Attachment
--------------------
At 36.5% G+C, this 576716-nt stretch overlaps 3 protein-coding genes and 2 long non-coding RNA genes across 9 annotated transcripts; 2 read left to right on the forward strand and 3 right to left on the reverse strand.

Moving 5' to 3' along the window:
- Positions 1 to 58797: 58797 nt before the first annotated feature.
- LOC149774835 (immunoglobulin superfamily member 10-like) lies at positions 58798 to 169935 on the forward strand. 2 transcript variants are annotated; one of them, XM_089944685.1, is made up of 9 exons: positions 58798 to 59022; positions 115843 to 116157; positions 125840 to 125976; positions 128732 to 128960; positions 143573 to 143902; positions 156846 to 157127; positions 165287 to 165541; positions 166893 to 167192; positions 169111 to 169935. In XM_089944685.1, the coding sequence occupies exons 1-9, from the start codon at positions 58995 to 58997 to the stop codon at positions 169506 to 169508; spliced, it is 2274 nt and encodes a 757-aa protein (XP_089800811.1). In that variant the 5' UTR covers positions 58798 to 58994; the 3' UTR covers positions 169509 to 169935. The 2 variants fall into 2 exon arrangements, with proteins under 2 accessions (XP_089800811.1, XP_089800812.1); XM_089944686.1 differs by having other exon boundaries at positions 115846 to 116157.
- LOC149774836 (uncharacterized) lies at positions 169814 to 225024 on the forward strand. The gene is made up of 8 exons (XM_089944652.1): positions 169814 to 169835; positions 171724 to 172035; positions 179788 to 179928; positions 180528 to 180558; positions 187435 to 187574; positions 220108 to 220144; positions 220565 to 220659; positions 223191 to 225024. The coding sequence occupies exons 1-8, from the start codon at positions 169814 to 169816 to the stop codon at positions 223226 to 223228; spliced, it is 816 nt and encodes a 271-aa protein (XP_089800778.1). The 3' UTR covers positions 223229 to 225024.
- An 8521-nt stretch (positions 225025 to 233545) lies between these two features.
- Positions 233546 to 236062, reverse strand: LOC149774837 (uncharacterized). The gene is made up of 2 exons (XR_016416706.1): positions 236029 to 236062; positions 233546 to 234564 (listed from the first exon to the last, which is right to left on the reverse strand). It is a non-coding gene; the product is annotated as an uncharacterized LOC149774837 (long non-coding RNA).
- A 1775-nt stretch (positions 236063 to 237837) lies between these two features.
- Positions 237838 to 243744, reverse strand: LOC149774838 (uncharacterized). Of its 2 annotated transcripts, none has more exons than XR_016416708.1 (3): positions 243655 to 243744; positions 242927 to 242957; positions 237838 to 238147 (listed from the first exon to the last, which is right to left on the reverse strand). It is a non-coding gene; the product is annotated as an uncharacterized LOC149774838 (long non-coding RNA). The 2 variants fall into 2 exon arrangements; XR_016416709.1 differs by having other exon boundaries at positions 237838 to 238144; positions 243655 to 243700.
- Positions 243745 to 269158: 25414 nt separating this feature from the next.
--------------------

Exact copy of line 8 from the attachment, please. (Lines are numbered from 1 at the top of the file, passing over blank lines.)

- A 1775-nt stretch (positions 236063 to 237837) lies between these two features.